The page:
Monday, March 12, 2018

Status of women in the Syrian Christian society


The paper aims at showing the practices and procedures existing in the events of birth, marriage and death amidst the Syrian Christians of the state of Kerala in India. And the rituals and customs aimed at creating a mental and social divide in a patriarchal society with the place of women in the father's household and in her conjugal household after marriage. So also it will explore the elements of Syrian Christian wedding and the Indian practices customized exclusively for the women, and not the men to bear as symbols of devotion in a matrimonial relationship. 

The subject of analysis are the Syrian Christians of the state of Kerala in India, who believe that they were converted by St. Thomas, the apostle of Christ according to myths that date back to AD 52, but since 17th century have been divided into several different church denominations and traditions. The Orthodox and Jacobite syrian Christians are two of the segments of one denomination which split in 1912, with one paying allegiance to the patriarch of Antioch and the other to the Malankara metropolitan, the Catholicos.1
Kerala society in the earliest centuries was traditionally plural. It allowed for the portrayal and interaction of the Hindu, Christian, and Syrian codes which led to a later society inspired by all these schools of thought. There was an effective internal impetus towards reciprocal relativity among the various spheres of social life, and less of dominance or submission of any one in relation to the others. There had been the areas bound by a pluralistic system of values in which the other spheres of activity are accorded their due and place. It does not mean at all that the Syrian Christians did not have their private world. They did have their own private world. It related to their rituals and ecclesiastical life, “with the norms of endogamy determining the level of contact and intimacy between the individuals”. The Christian community, as the traditions of the Syrian Christians show, lived and developed and the Christian life grew on the pattern of temple-life of the Hindus.2 The community must have lived together as a caste, in villages or in towns, as is the ancient custom of India, and the church probably stood in a central place. Apart from the convenience for church-worship, the Christians considered it spiritually elevating to live near the churches, and this preference for living near the churches has continued in Kerala down to this day. They used to bring the sick to the church. The churches and the surrounding places were used as inns or Dharmashalas by the pilgrims.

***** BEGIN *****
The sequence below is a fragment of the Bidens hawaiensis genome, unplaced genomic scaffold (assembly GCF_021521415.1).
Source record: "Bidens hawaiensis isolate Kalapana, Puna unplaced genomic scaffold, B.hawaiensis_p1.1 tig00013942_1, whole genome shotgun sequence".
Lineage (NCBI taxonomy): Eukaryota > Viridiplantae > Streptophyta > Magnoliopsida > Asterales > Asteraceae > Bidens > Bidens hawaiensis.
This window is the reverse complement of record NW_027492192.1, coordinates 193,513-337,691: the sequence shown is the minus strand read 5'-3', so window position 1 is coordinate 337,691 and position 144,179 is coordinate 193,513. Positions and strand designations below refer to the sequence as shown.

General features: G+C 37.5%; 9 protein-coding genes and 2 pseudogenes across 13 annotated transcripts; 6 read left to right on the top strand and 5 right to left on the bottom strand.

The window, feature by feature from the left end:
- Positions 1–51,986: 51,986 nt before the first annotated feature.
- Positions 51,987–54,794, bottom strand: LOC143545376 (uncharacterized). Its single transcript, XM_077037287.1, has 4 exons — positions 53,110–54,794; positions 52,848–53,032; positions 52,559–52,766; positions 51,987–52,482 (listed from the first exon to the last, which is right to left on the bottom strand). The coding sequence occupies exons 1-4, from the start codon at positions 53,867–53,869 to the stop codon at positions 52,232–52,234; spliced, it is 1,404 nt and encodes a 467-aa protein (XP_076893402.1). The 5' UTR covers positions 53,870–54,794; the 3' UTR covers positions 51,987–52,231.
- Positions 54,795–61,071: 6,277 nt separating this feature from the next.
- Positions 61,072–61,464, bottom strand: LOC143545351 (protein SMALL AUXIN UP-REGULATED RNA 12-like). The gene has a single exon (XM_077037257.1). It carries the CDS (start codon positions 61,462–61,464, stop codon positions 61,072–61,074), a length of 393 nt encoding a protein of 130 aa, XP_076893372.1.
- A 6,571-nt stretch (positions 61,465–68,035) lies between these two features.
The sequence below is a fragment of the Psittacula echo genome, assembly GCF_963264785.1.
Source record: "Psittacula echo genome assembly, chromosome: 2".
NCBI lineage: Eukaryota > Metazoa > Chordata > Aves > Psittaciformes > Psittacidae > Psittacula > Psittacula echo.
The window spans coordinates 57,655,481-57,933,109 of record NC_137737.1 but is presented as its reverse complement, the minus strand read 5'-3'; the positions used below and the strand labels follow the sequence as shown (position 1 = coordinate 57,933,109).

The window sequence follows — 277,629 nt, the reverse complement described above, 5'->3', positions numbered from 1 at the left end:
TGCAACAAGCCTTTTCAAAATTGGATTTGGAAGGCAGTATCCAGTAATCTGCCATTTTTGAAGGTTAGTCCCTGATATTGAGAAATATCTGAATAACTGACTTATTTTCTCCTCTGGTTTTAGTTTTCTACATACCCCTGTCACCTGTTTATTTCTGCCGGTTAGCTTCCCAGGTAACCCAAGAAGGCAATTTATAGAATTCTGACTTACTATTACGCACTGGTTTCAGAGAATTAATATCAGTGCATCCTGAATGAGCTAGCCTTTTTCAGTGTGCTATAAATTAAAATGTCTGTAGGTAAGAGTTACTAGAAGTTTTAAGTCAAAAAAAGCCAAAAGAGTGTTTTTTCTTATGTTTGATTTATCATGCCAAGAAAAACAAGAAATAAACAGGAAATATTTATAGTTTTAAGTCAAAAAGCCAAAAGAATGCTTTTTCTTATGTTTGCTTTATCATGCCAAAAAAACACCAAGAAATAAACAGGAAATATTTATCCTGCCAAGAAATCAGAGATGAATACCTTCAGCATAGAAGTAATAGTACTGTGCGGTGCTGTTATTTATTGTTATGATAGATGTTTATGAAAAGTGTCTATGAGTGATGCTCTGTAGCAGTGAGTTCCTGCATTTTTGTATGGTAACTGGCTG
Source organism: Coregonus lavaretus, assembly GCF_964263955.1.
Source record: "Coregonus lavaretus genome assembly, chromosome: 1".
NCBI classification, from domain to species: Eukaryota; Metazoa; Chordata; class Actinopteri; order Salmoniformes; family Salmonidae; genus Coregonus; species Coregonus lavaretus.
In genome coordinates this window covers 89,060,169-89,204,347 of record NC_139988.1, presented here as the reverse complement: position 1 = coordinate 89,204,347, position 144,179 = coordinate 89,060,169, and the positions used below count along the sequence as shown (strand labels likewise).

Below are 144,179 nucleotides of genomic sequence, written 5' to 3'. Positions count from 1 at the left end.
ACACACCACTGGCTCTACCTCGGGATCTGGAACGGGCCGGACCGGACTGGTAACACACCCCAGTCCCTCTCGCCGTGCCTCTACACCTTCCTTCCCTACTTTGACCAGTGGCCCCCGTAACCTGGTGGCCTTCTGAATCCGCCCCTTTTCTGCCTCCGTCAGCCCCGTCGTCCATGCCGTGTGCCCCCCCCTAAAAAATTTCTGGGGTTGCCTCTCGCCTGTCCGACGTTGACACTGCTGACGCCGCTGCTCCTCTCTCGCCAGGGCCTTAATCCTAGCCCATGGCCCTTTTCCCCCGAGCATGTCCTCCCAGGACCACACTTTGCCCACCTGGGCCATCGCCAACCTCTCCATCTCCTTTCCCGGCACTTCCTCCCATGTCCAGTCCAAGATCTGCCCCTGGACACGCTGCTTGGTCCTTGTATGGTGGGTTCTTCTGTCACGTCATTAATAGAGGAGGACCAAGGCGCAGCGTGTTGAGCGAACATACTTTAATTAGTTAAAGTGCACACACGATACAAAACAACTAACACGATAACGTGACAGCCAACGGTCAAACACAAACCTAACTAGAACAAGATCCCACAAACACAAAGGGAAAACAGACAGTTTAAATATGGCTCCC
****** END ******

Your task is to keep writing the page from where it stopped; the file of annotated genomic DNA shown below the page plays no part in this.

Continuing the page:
1 A. R Sreedharan Menon, Cultural heritage of Kerala, An Introduction, p 57
2 A. M. Mundadan, History of Christianity in India, Vol. I, Bangalore, TPI, 1984, Pp. 1-21

Wednesday, March 7, 2018

Pramila: Esther Victoria Abraham- The First woman to be crowned Miss India

“My husband asked me to choose between him and the theatre. And I chose the latter. After that he never came to the theatre. Never saw me either. That was it. I was pregnant then. There was no other meeting, no other conversation … that was the end of my family life …”

Esther was born in 1916 in Kolkata to Reuben Abraham, a businessman from Kolkata and Matilda Issac from Karachi. Her family was of the Baghdadi Jewish origins, that traces its routes to the Middle east and who settled primarily around the trade route ports around Indian ocean and the South Chinese sea.
She had three half siblings and six siblings from her parent’s own marriage.